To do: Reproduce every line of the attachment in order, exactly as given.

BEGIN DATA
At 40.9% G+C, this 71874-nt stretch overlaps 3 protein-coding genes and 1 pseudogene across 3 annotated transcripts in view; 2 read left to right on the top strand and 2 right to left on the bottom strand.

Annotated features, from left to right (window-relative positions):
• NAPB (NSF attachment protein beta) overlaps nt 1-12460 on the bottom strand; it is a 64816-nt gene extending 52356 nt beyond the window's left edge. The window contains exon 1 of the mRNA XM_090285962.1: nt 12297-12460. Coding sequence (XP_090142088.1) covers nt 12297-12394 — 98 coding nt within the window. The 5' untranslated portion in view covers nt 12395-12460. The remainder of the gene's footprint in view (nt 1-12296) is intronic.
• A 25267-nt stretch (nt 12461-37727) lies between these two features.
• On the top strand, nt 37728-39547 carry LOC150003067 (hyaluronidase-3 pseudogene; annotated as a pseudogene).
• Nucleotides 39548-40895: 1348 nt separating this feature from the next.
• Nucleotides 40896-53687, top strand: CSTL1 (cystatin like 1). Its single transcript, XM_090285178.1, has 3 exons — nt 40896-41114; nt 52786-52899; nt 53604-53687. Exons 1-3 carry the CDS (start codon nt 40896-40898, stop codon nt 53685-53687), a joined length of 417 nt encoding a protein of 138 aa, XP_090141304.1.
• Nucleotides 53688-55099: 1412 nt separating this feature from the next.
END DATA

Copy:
At 40.9% G+C, this 71874-nt stretch overlaps 3 protein-coding genes and 1 pseudogene across 3 annotated transcripts in view; 2 read left to right on the top strand and 2 right to left on the bottom strand.

Annotated features, from left to right (window-relative positions):
• NAPB (NSF attachment protein beta) overlaps nt 1-12460 on the bottom strand; it is a 64816-nt gene extending 52356 nt beyond the window's left edge. The window contains exon 1 of the mRNA XM_090285962.1: nt 12297-12460. Coding sequence (XP_090142088.1) covers nt 12297-12394 — 98 coding nt within the window. The 5' untranslated portion in view covers nt 12395-12460. The remainder of the gene's footprint in view (nt 1-12296) is intronic.
• A 25267-nt stretch (nt 12461-37727) lies between these two features.
• On the top strand, nt 37728-39547 carry LOC150003067 (hyaluronidase-3 pseudogene; annotated as a pseudogene).
• Nucleotides 39548-40895: 1348 nt separating this feature from the next.
• Nucleotides 40896-53687, top strand: CSTL1 (cystatin like 1). Its single transcript, XM_090285178.1, has 3 exons — nt 40896-41114; nt 52786-52899; nt 53604-53687. Exons 1-3 carry the CDS (start codon nt 40896-40898, stop codon nt 53685-53687), a joined length of 417 nt encoding a protein of 138 aa, XP_090141304.1.
• Nucleotides 53688-55099: 1412 nt separating this feature from the next.